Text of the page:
What I didn't realize - and you may not have realized this, either - is that the Facebook-owned chat app Messenger continuously syncs phone contacts unless you proactively turn it off.
Paul-Olivier Dehaye, a data protection specialist, who spearheaded the investigative efforts into the tech giant, said: "Facebook has a legal obligation to inform regulators and individuals about this data breach, and it hasn't". Kogan's app also is said to have pulled information from users' friends, as well. Which sounds kind of creepy, but the network is quick to point out that it doesn't collect the content of your calls or messages or sell this information to third parties.
Setting your Facebook posts to private is the most important and simplest step you can take towards keeping your Facebook data safe - ensure people who aren't your Friends can't see it. "This is not the case". It says it has tightened its policies on what data can end up with app developers since that data leak happened. Others are questioning whether users really understood what they were agreeing to when they opted in.
Before the vulnerability was patched in October 2017, it was collecting phone call and text message metadata as early as 2012, when the Android "Jelly Bean" OS version was introduced, according to the technology news outlet Ars Technica.
"There is absolutely no place for discrimination on Facebook", a company spokesperson said in a statement provided to CNN. It is being investigated over its data-collection and privacy practices after information relating to as many as 50 million users wound up - via a third-party app - in the hands of a political research group which allegedly used it to target voters during the 2016 United States presidential election.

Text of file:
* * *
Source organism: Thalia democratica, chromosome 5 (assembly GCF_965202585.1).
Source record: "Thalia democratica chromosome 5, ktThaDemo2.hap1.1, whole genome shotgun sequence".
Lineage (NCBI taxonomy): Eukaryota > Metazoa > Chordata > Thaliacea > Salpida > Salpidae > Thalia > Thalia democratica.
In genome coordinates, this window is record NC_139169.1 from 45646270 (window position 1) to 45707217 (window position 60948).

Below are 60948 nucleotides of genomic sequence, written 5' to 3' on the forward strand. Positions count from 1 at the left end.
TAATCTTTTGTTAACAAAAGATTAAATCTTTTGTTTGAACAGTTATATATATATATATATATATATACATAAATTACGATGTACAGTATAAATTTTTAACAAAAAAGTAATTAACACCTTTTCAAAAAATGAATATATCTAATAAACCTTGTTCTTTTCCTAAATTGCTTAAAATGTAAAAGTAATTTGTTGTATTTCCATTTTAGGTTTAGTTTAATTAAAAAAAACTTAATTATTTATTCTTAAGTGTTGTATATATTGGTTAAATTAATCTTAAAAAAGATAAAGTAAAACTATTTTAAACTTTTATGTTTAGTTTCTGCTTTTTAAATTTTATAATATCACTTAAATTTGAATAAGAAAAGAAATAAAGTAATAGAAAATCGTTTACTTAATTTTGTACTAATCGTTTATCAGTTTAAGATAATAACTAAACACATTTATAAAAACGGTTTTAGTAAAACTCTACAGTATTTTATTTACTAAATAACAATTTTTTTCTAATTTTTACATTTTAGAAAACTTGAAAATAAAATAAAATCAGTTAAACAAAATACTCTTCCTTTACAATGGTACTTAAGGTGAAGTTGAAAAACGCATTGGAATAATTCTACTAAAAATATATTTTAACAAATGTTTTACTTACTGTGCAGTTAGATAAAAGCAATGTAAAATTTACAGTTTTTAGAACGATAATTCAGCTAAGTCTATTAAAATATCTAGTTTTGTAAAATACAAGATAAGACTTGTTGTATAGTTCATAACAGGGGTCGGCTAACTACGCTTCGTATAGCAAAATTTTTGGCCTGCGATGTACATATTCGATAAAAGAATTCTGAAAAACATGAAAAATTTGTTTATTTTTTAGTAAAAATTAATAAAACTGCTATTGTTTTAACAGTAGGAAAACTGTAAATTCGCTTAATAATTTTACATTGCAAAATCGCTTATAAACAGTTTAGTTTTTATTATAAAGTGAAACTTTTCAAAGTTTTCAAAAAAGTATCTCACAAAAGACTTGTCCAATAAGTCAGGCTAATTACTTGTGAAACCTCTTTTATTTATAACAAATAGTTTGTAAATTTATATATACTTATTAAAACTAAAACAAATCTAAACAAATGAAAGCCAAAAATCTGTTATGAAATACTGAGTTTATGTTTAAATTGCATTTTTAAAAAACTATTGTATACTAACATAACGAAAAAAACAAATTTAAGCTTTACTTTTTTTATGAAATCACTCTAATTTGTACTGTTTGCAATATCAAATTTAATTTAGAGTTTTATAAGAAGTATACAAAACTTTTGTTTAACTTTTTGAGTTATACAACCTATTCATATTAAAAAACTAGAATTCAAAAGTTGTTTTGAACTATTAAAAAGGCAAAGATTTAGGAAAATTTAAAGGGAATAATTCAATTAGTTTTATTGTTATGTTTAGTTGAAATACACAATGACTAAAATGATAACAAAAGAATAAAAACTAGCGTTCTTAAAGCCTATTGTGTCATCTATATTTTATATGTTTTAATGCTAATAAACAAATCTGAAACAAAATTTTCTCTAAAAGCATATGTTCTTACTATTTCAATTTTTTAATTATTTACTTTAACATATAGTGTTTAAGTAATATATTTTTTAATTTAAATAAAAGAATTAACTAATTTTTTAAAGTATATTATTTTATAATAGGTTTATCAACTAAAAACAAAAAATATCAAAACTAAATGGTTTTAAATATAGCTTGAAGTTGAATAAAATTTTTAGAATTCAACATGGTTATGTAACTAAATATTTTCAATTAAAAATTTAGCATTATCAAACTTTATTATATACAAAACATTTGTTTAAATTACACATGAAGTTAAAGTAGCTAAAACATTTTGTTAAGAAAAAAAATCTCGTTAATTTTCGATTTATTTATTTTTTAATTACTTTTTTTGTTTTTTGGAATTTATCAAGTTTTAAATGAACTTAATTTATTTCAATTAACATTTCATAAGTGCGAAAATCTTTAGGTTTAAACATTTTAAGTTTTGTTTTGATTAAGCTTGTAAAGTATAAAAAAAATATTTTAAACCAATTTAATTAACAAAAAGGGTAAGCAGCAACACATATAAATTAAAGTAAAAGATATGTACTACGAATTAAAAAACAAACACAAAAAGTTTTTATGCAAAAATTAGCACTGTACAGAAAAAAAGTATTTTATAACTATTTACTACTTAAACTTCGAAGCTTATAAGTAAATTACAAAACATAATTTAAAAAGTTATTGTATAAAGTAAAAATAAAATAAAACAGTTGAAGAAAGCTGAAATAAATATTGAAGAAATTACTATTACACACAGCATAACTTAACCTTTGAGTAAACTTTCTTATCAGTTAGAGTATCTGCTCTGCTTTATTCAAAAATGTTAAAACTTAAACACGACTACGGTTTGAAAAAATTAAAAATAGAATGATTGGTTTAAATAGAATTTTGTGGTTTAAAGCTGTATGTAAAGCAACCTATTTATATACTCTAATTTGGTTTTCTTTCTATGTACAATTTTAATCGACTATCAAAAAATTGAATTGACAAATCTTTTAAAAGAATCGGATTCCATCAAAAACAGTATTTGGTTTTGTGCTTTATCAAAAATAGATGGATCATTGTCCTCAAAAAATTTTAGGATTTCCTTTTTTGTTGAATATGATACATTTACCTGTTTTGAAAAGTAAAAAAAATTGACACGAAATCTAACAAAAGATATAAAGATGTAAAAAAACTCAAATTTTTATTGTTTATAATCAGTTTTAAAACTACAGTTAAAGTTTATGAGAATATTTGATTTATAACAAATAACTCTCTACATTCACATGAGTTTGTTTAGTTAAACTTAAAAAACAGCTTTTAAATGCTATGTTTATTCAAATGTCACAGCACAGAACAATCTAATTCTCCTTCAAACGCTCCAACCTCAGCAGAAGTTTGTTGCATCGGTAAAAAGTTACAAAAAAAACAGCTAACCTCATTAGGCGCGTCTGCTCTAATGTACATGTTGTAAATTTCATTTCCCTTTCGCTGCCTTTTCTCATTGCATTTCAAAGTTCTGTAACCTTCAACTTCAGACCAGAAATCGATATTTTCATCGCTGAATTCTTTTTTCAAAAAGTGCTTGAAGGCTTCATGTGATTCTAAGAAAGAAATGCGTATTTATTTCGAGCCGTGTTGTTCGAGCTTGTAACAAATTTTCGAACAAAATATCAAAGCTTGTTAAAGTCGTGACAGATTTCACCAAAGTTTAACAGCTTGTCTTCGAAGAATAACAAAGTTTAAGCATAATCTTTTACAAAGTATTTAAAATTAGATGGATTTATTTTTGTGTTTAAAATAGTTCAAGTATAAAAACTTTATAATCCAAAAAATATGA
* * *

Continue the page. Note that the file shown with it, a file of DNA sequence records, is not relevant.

Mark Zuckerberg has failed to quell outrage over the hijacking of personal data from millions of people. MA resident Sean Lane buys his wife a diamond ring for Christmas on Overstock.com, but Facebook ruins the surprise, an incident leading to a class-action lawsuit. The alarm bells will be ringing at Facebook because the lawsuit seeks class action status on behalf of all affected users as well as asking for unspecified damages.
Shares of Facebook dropped another 4.9 percent Tuesday to close at $152.22.
While Facebook has managed to deal with the public relations bit, the team is now looking within to ensure a repeat of the Cambridge Analytica episode is avoided in the future.
Facebook users discovered the extensive data-mining effort as they downloaded information shared on the social network in preparation for deleting their accounts. Facebook must work to earn your trust. As it does, people are becoming more and more aware of just how much data Facebook has on them.
The thought is nice, but the fact is Facebook has successfully engrained itself into its users' lives.
Hill: Yeah, I mean, what's amusing about it is I've definitely encountered people who are links who aren't on Facebook.